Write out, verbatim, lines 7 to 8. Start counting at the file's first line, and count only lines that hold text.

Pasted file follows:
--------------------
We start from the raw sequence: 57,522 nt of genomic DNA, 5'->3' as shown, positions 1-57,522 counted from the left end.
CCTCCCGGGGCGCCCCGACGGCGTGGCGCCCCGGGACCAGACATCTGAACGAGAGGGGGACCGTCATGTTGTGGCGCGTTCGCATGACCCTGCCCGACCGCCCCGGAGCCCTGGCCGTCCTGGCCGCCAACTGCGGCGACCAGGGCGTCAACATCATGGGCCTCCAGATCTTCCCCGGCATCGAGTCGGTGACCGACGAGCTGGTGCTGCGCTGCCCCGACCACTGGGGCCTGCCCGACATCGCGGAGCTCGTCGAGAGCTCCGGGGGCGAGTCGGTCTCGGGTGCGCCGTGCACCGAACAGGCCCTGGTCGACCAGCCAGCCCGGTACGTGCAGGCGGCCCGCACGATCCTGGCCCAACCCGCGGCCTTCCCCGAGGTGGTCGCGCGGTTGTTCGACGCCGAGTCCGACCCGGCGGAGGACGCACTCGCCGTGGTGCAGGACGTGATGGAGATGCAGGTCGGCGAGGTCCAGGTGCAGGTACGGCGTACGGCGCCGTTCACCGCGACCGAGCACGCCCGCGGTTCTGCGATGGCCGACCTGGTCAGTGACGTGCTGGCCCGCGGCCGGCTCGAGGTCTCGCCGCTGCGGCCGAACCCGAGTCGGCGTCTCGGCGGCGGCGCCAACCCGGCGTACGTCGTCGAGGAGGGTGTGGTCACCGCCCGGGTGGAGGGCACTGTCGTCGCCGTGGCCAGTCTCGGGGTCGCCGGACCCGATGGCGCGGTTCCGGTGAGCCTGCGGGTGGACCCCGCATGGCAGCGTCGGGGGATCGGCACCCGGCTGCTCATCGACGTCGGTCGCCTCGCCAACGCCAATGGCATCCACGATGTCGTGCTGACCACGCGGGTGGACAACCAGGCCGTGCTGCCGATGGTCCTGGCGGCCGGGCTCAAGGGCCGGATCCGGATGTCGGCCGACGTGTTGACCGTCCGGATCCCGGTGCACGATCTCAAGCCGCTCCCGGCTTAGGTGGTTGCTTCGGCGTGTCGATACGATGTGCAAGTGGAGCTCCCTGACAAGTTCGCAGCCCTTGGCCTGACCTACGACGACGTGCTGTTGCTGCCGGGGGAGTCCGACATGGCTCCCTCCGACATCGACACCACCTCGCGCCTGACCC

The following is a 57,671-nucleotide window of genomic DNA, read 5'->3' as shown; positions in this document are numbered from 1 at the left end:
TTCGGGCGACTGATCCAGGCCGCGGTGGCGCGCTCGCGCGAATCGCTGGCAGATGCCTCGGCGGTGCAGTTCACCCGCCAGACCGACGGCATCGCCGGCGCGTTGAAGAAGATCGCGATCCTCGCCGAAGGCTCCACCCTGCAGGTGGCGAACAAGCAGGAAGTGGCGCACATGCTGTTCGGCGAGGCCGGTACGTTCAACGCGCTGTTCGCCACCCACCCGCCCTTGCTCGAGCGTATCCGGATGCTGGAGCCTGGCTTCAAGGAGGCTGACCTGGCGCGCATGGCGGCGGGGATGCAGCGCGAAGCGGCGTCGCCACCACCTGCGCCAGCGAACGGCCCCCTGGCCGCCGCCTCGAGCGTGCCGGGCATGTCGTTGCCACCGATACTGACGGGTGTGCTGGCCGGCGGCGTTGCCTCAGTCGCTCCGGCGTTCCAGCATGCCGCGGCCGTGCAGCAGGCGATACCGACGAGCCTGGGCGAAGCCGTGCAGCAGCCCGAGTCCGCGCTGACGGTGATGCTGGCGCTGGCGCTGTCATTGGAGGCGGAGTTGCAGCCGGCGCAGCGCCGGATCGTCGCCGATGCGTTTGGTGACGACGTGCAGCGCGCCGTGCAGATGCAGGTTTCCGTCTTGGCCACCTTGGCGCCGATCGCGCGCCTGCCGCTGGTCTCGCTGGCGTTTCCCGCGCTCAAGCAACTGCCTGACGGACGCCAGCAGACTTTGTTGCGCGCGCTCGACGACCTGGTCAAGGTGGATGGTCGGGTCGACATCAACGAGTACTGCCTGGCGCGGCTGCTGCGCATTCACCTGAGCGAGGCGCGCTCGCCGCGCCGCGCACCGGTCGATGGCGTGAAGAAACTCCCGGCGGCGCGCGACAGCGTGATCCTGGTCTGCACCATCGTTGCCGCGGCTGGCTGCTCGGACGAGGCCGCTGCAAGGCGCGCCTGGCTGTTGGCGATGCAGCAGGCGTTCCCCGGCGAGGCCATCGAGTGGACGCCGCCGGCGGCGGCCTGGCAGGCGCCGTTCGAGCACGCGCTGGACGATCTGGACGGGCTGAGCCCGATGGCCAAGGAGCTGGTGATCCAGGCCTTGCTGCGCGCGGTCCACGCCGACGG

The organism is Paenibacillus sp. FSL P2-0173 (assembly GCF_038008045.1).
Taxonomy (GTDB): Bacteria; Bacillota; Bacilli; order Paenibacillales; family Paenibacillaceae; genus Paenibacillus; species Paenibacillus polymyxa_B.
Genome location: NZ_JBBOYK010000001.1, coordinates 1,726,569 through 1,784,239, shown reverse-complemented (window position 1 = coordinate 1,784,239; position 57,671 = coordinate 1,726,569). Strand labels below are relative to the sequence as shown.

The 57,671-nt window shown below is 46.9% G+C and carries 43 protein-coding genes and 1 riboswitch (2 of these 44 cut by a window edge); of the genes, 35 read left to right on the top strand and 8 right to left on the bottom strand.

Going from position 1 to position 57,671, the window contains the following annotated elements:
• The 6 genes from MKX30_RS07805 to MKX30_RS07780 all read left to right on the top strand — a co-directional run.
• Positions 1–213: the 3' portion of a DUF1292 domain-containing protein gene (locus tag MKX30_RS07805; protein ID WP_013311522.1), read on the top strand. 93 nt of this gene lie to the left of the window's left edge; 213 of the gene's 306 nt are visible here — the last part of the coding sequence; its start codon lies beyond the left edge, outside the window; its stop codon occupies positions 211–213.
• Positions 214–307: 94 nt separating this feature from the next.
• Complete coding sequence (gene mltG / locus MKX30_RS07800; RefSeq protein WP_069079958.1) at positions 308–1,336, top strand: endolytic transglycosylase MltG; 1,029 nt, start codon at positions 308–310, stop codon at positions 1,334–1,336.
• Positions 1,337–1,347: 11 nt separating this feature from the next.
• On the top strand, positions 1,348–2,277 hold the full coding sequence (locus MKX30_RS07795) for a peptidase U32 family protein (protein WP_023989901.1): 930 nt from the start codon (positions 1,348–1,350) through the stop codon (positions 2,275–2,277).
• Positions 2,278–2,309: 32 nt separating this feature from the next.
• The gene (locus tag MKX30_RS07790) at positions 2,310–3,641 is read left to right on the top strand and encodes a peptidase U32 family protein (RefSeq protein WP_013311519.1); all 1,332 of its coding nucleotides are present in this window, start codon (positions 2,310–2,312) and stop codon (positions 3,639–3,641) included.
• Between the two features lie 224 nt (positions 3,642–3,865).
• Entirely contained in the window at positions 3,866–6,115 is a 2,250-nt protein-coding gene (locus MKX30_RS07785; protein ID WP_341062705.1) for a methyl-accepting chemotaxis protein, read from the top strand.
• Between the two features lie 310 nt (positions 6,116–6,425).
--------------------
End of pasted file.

Genome location: NZ_JBBOYK010000001.1, coordinates 1,726,569 through 1,784,239, shown reverse-complemented (window position 1 = coordinate 1,784,239; position 57,671 = coordinate 1,726,569). Strand labels below are relative to the sequence as shown.

The 57,671-nt window shown below is 46.9% G+C and carries 43 protein-coding genes and 1 riboswitch (2 of these 44 cut by a window edge); of the genes, 35 read left to right on the top strand and 8 right to left on the bottom strand.